By Polly Samson
In an English seaside town, lovers and children, young men and middle-aged women, weave in and out of each other's lives and stories.A mother is tormented by her daughter's tattoo; another only pretends to love her baby. A wife stalks her husband and his new lover; a broken egg through a letterbox tells a story that will not go away; the cat thinks he knows best. Threaded throughout are longings for love and poignant disappointments, surprising pleasures and temptations. Some will fall but some, like the small boy at the circus who sees his babysitter fly past on a trapeze wearing little more than a blue bra and spangles, will retain their feeling of awe.PERFECT LIVES, follows Polly Samson's rapturously received first collection, LYING IN BED. They are rueful, knowing, witty, poignant, bashful, bold. Her genius is in the nuance.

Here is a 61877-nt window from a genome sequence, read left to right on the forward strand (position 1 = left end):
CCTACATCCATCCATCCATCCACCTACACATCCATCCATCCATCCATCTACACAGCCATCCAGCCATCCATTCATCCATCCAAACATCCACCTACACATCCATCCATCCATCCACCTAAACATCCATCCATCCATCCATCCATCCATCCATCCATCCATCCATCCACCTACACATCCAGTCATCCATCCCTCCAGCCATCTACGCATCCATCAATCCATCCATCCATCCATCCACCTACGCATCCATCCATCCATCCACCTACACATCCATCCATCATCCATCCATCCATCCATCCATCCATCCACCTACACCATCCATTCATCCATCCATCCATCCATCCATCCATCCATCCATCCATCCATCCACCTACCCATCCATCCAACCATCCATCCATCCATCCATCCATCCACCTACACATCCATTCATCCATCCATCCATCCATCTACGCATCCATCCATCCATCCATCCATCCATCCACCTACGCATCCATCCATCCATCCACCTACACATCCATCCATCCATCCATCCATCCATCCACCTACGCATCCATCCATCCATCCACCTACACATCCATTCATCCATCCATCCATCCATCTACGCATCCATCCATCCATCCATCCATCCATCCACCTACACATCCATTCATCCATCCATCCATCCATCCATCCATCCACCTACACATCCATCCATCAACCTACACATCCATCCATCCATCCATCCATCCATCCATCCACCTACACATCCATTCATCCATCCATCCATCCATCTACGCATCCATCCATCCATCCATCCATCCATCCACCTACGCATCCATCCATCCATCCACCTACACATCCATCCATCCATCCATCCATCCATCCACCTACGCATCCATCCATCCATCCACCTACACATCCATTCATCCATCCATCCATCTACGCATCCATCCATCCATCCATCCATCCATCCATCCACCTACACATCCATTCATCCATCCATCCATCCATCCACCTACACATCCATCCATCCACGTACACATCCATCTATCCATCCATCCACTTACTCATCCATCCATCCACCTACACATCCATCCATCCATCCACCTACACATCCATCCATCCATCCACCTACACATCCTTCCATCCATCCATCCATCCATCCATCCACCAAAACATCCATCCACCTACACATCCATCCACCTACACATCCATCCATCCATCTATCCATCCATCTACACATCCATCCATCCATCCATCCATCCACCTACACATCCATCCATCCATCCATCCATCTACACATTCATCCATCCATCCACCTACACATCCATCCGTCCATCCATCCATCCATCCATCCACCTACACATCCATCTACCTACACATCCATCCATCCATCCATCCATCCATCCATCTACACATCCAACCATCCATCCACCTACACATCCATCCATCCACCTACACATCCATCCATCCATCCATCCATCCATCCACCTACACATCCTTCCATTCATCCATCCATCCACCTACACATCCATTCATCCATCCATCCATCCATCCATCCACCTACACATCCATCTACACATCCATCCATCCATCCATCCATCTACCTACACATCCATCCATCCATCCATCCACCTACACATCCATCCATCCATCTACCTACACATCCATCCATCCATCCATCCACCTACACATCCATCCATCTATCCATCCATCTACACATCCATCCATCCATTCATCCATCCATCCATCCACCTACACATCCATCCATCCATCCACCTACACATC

By Winifred Holtby
Caroline Denton-Smyth is an eccentric, dressed in trailing feathers and jangling beads, peering out from behind her lorgnette. Sitting alone in her West Kensington bedsitter, she dreams of the Christian Cinema Company - her vehicle for reform. For Caroline sees herself as a pioneer, one who must risk everything for the 'Cause of the Right'. Her Board of Directors is a motley crew including Basil St Denis, upper crust but impecunious; Joseph Isenbaum, aspiring to Society and Eton for his son; Eleanor de la Roux, Caroline's independent cousin from South Africa; Hugh Macafee, a curt Scottish film technician; young Father Mortimer, scarred from the First World War; and Clifton Johnson, a seedy American scenario writer on the make. Winifred Holtby affectionately observes the foibles of human nature in this sparkling satire, first published in 1931.